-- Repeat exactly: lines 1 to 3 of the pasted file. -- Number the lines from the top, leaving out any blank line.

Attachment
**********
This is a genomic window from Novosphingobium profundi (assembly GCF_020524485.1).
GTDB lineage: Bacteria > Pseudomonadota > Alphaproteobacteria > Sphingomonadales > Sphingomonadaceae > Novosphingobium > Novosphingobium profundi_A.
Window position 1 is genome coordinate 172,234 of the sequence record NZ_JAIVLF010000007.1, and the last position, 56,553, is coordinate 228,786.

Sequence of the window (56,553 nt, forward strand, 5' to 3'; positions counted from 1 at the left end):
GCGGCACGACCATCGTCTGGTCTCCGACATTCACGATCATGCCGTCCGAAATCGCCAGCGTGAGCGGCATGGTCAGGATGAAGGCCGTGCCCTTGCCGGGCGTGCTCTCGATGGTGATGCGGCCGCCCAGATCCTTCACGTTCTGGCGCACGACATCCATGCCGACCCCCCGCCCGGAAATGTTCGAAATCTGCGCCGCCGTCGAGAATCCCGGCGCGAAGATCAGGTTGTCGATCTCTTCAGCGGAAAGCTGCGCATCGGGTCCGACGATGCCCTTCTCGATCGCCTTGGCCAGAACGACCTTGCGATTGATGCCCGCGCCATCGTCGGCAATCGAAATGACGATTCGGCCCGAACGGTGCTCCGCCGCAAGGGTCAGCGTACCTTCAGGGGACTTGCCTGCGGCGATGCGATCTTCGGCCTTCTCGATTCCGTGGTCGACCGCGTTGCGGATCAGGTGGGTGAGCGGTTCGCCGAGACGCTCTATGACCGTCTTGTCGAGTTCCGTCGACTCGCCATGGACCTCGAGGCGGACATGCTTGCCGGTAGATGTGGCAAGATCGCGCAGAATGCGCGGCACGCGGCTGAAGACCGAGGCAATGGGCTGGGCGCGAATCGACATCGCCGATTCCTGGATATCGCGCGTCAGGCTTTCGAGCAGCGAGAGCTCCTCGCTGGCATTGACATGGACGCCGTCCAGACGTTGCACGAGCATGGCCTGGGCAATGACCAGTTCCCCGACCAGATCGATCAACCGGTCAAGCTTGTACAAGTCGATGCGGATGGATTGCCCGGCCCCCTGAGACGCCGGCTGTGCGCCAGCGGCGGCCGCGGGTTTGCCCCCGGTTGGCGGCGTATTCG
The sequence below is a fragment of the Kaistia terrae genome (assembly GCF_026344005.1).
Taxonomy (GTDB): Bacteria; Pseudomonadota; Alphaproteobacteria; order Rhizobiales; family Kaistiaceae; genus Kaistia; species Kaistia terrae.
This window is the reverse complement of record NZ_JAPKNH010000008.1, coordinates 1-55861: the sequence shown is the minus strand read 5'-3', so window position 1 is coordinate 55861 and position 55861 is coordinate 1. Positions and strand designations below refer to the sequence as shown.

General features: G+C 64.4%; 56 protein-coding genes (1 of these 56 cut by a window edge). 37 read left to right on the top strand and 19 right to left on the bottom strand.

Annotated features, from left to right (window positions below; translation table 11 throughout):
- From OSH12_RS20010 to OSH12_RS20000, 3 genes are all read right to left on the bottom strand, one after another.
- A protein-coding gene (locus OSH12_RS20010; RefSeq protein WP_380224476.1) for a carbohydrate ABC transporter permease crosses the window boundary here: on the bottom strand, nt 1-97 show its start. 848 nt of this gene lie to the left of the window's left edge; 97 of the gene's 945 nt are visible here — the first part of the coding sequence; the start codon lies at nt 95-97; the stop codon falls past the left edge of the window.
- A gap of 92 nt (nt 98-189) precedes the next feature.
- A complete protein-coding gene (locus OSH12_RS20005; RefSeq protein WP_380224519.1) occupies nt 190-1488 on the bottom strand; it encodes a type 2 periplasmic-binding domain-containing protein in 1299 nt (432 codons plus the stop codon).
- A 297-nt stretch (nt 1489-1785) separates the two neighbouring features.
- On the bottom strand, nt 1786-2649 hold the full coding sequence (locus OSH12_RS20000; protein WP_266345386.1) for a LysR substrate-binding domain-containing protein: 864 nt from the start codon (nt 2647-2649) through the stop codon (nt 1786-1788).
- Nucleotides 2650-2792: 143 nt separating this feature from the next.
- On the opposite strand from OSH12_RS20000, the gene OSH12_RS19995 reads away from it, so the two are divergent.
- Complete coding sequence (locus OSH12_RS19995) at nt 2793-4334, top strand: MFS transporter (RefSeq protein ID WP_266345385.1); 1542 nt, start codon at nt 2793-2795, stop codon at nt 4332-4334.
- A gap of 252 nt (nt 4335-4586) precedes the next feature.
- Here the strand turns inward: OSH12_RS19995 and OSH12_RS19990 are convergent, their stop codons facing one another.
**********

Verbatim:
This is a genomic window from Novosphingobium profundi (assembly GCF_020524485.1).
GTDB lineage: Bacteria > Pseudomonadota > Alphaproteobacteria > Sphingomonadales > Sphingomonadaceae > Novosphingobium > Novosphingobium profundi_A.
Window position 1 is genome coordinate 172,234 of the sequence record NZ_JAIVLF010000007.1, and the last position, 56,553, is coordinate 228,786.